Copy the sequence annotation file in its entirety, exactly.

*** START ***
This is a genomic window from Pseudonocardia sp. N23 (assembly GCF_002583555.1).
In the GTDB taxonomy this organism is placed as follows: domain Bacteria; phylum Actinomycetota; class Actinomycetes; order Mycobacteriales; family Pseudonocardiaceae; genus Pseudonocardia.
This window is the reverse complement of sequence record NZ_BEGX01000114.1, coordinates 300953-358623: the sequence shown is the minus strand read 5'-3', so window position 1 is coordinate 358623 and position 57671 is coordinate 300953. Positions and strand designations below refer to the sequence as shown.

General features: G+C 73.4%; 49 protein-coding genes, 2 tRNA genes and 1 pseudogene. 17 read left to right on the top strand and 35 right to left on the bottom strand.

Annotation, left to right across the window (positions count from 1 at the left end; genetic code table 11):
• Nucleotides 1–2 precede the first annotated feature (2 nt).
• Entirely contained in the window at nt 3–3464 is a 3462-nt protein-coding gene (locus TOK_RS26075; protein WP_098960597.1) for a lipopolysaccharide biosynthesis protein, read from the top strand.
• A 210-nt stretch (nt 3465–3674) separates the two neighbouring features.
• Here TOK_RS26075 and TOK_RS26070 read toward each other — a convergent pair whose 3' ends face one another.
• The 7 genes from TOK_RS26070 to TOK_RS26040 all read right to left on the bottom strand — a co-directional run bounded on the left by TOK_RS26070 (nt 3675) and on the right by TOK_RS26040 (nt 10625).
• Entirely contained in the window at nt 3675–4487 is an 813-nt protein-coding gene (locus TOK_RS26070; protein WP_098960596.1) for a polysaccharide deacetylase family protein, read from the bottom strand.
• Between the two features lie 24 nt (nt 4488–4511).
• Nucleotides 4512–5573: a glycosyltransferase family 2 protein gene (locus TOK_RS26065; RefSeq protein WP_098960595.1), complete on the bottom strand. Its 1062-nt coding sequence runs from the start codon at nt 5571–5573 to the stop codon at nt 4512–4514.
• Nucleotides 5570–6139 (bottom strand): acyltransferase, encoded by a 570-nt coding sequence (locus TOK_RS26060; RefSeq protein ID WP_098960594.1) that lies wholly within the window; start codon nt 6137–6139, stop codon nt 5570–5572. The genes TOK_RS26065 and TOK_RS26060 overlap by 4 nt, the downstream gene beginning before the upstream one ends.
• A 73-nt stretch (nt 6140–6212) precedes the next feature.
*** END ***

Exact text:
This is a genomic window from Pseudonocardia sp. N23 (assembly GCF_002583555.1).
In the GTDB taxonomy this organism is placed as follows: domain Bacteria; phylum Actinomycetota; class Actinomycetes; order Mycobacteriales; family Pseudonocardiaceae; genus Pseudonocardia.
This window is the reverse complement of sequence record NZ_BEGX01000114.1, coordinates 300953-358623: the sequence shown is the minus strand read 5'-3', so window position 1 is coordinate 358623 and position 57671 is coordinate 300953. Positions and strand designations below refer to the sequence as shown.

General features: G+C 73.4%; 49 protein-coding genes, 2 tRNA genes and 1 pseudogene. 17 read left to right on the top strand and 35 right to left on the bottom strand.

Annotation, left to right across the window (positions count from 1 at the left end; genetic code table 11):
• Nucleotides 1–2 precede the first annotated feature (2 nt).
• Entirely contained in the window at nt 3–3464 is a 3462-nt protein-coding gene (locus TOK_RS26075; protein WP_098960597.1) for a lipopolysaccharide biosynthesis protein, read from the top strand.
• A 210-nt stretch (nt 3465–3674) separates the two neighbouring features.
• Here TOK_RS26075 and TOK_RS26070 read toward each other — a convergent pair whose 3' ends face one another.
• The 7 genes from TOK_RS26070 to TOK_RS26040 all read right to left on the bottom strand — a co-directional run bounded on the left by TOK_RS26070 (nt 3675) and on the right by TOK_RS26040 (nt 10625).
• Entirely contained in the window at nt 3675–4487 is an 813-nt protein-coding gene (locus TOK_RS26070; protein WP_098960596.1) for a polysaccharide deacetylase family protein, read from the bottom strand.
• Between the two features lie 24 nt (nt 4488–4511).
• Nucleotides 4512–5573: a glycosyltransferase family 2 protein gene (locus TOK_RS26065; RefSeq protein WP_098960595.1), complete on the bottom strand. Its 1062-nt coding sequence runs from the start codon at nt 5571–5573 to the stop codon at nt 4512–4514.
• Nucleotides 5570–6139 (bottom strand): acyltransferase, encoded by a 570-nt coding sequence (locus TOK_RS26060; RefSeq protein ID WP_098960594.1) that lies wholly within the window; start codon nt 6137–6139, stop codon nt 5570–5572. The genes TOK_RS26065 and TOK_RS26060 overlap by 4 nt, the downstream gene beginning before the upstream one ends.
• A 73-nt stretch (nt 6140–6212) precedes the next feature.